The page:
mise à jour du 8 avril 2002
1962 nov 17;732:152
 On yawning
Ashley Montagu
Princeton, NJ
Yawning: an evolutionary perspective Smith EO
YAWNING is a form of behavior which has defied all attempts to explain it. The explanation offered in the present communication may be no more successfull than others have been, but at least it will have the merit of being more comprehensive.
A yawn is a long, deep inspiration with the mouth wide-open, followed by a slow expiration. I dont know whether all mammals yawn, but certainly a large number of them do. All monkeys and apes do so. A trait so widely distributed among mammals and especially in the order to which man belongs, the primates, is likely to be functionally "basic or at least to serve some very real organic need". In man, the needs served are likely to be even more involved than they are in less sophisticated mammals.
Let us consider the conditions under which yawning occurs; by this means we may perhaps obtain some clue as to the meaning of yawning. In man, yawning occurs at all ages and in both sexes. The following are the conditions under which yawning occurs: sleepiness, weariness, on awakening from unrefreshed sleep, and boredom. All these conditions have in common a lowered state of critical consciousness. "Critical consciousness" here means the state of normal, active awareness of and relatedness to the environment. Any significant decline in critical consciousness may lead to yawning. Reduced critical consciousness is often associated with an increased C02 saturation of the blood. Yawning, by its massive inspiration of oxygen and exhalation of C02 serves to restore the depleted oxygen content of the blood. The wide opening of the mouth is associated with inspiration of air through the mouth as well as nose, and at the same time by movements of the mandible the branches of the internal and external carotids and the vessels emptying into the jugulars are compressed. Compression probably also occurs of the carotid bodies, all of which contributes to the acceleration of cerebral oxygenation and venous drainage. Virtually all cephalic structures are in consequence stimulated. The excursion of the mandibular condyle upon the prearticular surface of the sphenoid and its return into the mandibular fossa probably produces some encephalic reverberation. All of these changes will tend to contribute to the heightening of consciousness, and this, it is here suggested, constitutes the adaptive value and the principal function of yawning.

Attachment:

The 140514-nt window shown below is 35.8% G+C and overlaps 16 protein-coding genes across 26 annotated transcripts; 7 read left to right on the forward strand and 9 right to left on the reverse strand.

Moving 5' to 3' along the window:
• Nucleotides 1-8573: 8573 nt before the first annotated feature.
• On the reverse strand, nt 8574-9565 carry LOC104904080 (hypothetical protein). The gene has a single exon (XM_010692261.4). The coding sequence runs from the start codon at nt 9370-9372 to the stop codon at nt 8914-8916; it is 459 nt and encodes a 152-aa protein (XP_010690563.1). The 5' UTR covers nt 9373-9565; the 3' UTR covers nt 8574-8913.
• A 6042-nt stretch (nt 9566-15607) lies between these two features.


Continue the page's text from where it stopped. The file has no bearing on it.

The extreme extension of the muscles of the jaw is akin to the stretching of the extremities when a feeling of lowered body tone is experienced. The stretching has a stimulating, revitalizing effect. It is of interest to note that body-stretching is often accompanied or followed by yawning. In order to yawn it is necessary to be conscious, but anything that tends to lower the normal level of consciousness is likely to induce yawning. The reduction in stimulation which occurs in consequence of sitting in a close, stuffy room underscores the importance of the effect of oxygen reduction as well as of the reduction in the critical aw areness of external. stimuli in producing yawming. It is, in this connection, interesting to observe that it is not as easy to yawn when one feels cold as when one feels warm. The stimulation of the cold tends to heighten consciousness; heat tends to reduce it.
That yawning can be induced by nothing more than a reduction in critical consciousness is shown by the fact that any monotonous situation may induce yawning. The monotony or repetitiveness of the situation may lead to a reduction in oxygenation of the blood as a direct consequence of the decrease in the depth of respiration. It is well known that yawning is contagions, but it would appear to be so principally under conditions of reduced critical consciousness. Thus, the social and biological function of contagious yawning would be to heighten the consciousness of one's fellows by inducing yawning in them in a resulting reciprocally interstimulating situation. Tearing from the lacrimal glands is often associated with yawning, but whether this is due to pressure on the lacrimal gland or is nervous in origin, or both, I do not know. The pressure upon the eyes during yawning can be quite considerable. Possibly one of the functions of lacrimation in yawning is to keep the eye well lubricated during the changes m pressure to which it is exposed in yawning. The flow of tears through the nasolacrimal ducts is often considerable enough to lead to noseblowing.
Yawning warns one of the reduction in critical consciousness and, as in sleepiness or wearmess, suggests that one ought to sleep or rest or, as in boredom, that one ought to do something about the boredom.